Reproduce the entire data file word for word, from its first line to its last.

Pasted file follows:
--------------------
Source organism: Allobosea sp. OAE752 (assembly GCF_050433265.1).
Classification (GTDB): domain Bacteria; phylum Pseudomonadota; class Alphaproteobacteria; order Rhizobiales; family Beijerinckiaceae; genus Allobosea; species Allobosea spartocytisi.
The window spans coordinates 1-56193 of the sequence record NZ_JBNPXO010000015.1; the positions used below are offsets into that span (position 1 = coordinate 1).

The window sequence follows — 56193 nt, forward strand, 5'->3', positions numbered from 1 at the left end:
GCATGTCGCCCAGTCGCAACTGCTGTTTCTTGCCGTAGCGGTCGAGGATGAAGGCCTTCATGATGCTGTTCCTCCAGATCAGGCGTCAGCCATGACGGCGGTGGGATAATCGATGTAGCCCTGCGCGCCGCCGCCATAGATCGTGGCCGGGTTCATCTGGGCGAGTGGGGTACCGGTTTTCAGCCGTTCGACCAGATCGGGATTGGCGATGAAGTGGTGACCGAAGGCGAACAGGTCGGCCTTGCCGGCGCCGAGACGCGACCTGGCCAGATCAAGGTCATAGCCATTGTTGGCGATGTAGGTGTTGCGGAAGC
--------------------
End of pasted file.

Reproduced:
Source organism: Allobosea sp. OAE752 (assembly GCF_050433265.1).
Classification (GTDB): domain Bacteria; phylum Pseudomonadota; class Alphaproteobacteria; order Rhizobiales; family Beijerinckiaceae; genus Allobosea; species Allobosea spartocytisi.
The window spans coordinates 1-56193 of the sequence record NZ_JBNPXO010000015.1; the positions used below are offsets into that span (position 1 = coordinate 1).

The window sequence follows — 56193 nt, forward strand, 5'->3', positions numbered from 1 at the left end:
GCATGTCGCCCAGTCGCAACTGCTGTTTCTTGCCGTAGCGGTCGAGGATGAAGGCCTTCATGATGCTGTTCCTCCAGATCAGGCGTCAGCCATGACGGCGGTGGGATAATCGATGTAGCCCTGCGCGCCGCCGCCATAGATCGTGGCCGGGTTCATCTGGGCGAGTGGGGTACCGGTTTTCAGCCGTTCGACCAGATCGGGATTGGCGATGAAGTGGTGACCGAAGGCGAACAGGTCGGCCTTGCCGGCGCCGAGACGCGACCTGGCCAGATCAAGGTCATAGCCATTGTTGGCGATGTAGGTGTTGCGGAAGC